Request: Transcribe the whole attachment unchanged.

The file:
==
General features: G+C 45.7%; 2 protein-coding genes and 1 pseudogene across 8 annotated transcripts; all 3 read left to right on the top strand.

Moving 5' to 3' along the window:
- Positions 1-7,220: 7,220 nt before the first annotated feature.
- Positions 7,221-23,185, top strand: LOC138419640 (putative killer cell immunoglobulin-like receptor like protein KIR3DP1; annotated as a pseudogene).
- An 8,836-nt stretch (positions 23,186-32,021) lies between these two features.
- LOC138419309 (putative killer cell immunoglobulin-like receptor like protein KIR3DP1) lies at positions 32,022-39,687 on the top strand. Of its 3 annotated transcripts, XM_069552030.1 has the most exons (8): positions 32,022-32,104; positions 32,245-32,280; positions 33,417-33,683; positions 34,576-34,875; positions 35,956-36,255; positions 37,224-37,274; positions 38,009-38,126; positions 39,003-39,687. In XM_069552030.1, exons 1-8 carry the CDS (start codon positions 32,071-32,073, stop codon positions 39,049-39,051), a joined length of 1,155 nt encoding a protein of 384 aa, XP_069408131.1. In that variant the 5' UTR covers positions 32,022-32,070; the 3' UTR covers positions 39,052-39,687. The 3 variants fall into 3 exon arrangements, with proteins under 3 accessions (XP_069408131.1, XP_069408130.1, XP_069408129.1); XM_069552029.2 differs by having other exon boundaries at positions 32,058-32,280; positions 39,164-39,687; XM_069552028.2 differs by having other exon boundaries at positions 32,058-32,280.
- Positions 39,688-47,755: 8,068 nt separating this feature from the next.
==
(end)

General features: G+C 45.7%; 2 protein-coding genes and 1 pseudogene across 8 annotated transcripts; all 3 read left to right on the top strand.

Moving 5' to 3' along the window:
- Positions 1-7,220: 7,220 nt before the first annotated feature.
- Positions 7,221-23,185, top strand: LOC138419640 (putative killer cell immunoglobulin-like receptor like protein KIR3DP1; annotated as a pseudogene).
- An 8,836-nt stretch (positions 23,186-32,021) lies between these two features.
- LOC138419309 (putative killer cell immunoglobulin-like receptor like protein KIR3DP1) lies at positions 32,022-39,687 on the top strand. Of its 3 annotated transcripts, XM_069552030.1 has the most exons (8): positions 32,022-32,104; positions 32,245-32,280; positions 33,417-33,683; positions 34,576-34,875; positions 35,956-36,255; positions 37,224-37,274; positions 38,009-38,126; positions 39,003-39,687. In XM_069552030.1, exons 1-8 carry the CDS (start codon positions 32,071-32,073, stop codon positions 39,049-39,051), a joined length of 1,155 nt encoding a protein of 384 aa, XP_069408131.1. In that variant the 5' UTR covers positions 32,022-32,070; the 3' UTR covers positions 39,052-39,687. The 3 variants fall into 3 exon arrangements, with proteins under 3 accessions (XP_069408131.1, XP_069408130.1, XP_069408129.1); XM_069552029.2 differs by having other exon boundaries at positions 32,058-32,280; positions 39,164-39,687; XM_069552028.2 differs by having other exon boundaries at positions 32,058-32,280.
- Positions 39,688-47,755: 8,068 nt separating this feature from the next.